Customs in France

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French is the official language of France spoken by over 88% of the population.

The currency used in France is the Euro (EUR) - €

French households are typically a nuclear family dynamic. Members of extended families usually live within close proximity, providing one another with a financial and emotional support network.

Customs and Etiquette in Everyday Life and Socialization

When greeting someone, a quick handshake with a light grip is customary. Upon entering a shop or place of business, it is expected that you say "Bonjour Madame/Mademoiselle/Monsieur" (Good Day, Sir/Ma'am/Miss) or "Bonsoir" (Good Evening) and "Au Revoir" (Good-Bye) when you leave.

If you are invited to someone's home for dinner, bring flowers or a fine wine. If you are bringing flowers, give an odd number (excluding 13) and avoid giving the following: white flowers, red carnations, chrysanthemums and white lilies.

Dress stylishly and arrive on time. Wait to be seated and do not begin eating until your hostess says, "Bon Appétit". Use utensils on all of your food except for bread, which you should not bite into; tear pieces from it. Fruit should be peeled and sliced before eaten. Do not leave food on your plate, as it is considered impolite. The day after the dinner, send a handwritten thank you note to your hostess.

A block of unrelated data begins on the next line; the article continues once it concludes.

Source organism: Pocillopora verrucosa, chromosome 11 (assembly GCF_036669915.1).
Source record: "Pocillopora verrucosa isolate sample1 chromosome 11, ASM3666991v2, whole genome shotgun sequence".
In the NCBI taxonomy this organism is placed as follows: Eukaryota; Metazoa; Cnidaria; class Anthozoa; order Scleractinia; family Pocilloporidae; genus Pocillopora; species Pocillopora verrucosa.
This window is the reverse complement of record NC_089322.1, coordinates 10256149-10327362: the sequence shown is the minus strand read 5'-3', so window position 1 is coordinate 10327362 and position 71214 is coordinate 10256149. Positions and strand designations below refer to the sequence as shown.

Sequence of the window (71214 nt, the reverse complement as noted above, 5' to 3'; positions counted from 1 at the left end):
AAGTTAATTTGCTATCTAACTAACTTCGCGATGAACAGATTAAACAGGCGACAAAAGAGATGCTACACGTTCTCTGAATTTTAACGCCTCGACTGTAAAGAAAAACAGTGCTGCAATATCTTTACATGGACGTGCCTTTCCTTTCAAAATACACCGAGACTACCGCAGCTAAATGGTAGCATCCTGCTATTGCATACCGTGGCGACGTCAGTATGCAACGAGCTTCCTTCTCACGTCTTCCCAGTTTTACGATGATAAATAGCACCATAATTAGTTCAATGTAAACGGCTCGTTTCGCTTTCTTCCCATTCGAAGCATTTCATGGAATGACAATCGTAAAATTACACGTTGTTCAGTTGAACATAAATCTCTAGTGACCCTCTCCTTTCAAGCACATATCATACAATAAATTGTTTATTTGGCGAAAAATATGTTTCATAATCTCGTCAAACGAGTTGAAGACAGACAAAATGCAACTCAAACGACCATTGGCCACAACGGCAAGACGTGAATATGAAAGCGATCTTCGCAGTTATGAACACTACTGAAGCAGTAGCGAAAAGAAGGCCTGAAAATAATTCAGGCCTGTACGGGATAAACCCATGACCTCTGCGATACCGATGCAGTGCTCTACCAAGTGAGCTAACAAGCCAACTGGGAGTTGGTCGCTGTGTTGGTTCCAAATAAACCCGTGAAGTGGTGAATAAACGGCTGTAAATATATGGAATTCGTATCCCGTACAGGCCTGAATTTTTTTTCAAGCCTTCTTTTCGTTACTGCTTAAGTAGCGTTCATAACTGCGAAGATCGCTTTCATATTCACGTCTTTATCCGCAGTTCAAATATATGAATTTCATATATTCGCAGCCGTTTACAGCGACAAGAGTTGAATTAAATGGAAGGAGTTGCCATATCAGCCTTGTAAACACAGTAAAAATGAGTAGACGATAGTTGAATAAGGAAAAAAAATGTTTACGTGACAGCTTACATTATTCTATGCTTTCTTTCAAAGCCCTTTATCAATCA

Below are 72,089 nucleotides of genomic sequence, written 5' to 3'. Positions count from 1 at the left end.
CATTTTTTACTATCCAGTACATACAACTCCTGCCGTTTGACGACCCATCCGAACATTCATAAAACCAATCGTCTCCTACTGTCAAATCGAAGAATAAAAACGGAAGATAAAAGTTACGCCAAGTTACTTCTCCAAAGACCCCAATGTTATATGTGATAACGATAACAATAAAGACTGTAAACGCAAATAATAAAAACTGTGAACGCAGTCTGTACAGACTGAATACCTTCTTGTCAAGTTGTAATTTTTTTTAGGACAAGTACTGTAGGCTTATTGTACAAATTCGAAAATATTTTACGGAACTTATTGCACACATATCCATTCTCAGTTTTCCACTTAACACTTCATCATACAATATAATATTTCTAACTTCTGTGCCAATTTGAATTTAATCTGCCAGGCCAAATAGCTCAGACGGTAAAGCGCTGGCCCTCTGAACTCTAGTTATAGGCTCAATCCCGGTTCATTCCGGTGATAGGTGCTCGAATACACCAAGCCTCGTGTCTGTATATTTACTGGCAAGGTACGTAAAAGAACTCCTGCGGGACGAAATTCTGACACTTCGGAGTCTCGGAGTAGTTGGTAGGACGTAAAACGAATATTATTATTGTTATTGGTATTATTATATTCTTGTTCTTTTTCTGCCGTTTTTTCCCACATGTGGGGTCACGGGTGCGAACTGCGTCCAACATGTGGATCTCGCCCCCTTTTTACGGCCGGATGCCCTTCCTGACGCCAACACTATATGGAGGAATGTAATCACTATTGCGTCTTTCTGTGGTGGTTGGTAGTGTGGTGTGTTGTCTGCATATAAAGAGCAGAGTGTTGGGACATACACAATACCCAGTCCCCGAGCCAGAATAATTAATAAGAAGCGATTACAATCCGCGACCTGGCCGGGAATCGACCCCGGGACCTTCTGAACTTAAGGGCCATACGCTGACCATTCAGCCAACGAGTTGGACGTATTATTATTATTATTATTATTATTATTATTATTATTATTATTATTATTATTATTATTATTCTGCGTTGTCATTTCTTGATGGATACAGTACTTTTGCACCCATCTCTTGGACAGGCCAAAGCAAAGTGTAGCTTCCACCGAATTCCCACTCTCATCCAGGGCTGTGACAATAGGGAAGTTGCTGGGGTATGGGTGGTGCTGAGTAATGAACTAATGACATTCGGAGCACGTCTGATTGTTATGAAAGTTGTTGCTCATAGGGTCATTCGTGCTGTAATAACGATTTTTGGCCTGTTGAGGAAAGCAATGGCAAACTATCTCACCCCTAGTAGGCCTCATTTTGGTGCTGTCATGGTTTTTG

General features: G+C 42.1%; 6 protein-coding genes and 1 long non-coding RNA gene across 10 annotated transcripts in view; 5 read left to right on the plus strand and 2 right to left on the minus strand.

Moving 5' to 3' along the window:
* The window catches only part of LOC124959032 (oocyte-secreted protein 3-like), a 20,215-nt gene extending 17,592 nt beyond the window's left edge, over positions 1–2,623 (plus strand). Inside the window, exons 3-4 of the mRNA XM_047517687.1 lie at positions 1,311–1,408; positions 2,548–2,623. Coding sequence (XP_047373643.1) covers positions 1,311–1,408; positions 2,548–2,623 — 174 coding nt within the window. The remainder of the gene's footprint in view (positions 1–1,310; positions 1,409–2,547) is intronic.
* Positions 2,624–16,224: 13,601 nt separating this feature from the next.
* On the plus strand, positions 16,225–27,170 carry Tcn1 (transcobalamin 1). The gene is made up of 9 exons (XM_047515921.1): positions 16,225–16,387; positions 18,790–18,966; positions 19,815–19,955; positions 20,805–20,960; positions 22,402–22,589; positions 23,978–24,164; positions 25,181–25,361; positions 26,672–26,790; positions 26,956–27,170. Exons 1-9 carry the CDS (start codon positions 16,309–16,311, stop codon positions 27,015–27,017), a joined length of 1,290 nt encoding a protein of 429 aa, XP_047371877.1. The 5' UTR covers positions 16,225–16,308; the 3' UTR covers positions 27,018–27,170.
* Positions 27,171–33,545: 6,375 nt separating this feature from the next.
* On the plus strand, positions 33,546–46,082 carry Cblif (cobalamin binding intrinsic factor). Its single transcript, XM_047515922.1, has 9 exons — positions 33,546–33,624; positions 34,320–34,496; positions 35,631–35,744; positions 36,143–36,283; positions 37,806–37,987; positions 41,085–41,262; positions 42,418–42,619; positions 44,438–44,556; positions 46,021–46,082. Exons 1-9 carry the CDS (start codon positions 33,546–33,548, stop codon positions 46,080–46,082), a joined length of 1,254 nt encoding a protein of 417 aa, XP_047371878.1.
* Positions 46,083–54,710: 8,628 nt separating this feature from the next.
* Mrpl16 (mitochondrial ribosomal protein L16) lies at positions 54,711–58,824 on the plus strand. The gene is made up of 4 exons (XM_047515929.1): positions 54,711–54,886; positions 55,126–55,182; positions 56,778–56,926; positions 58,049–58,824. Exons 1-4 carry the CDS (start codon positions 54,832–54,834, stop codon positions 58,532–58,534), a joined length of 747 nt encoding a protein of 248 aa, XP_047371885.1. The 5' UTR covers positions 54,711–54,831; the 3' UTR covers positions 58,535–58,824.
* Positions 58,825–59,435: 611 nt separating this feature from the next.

When it comes to gratuity, tipping is accepted and appreciated in France.

• Restaurants: If your service was good, round up the bill or tack on an extra 5%, restaurants are legally required to include a service fee in their bill.
• Taxi drivers: 10% of the cab fare
• Porters and Bellhops: 1.50 Euro per bag
• Hotel housekeepers: 1.50 Euro or more per night

Customs and Etiquette in Business

Appointments for meetings are necessary, and must be made at least 2 weeks prior by telephone or in writing. Avoid scheduling meeting during the summer months, as that is when a majority of the French take their holiday leave.

In a business environment, men should dress in dark colored suits. Women should wear conservative yet elegant dresses or suits accessorized with fine, tasteful jewelry.

Have business cards handy to exchange with others in the office. Have one side printed in French, and make sure to list title and academic degree(s).

Avoid making overzealous statements, as the French are wary of too much "talk".

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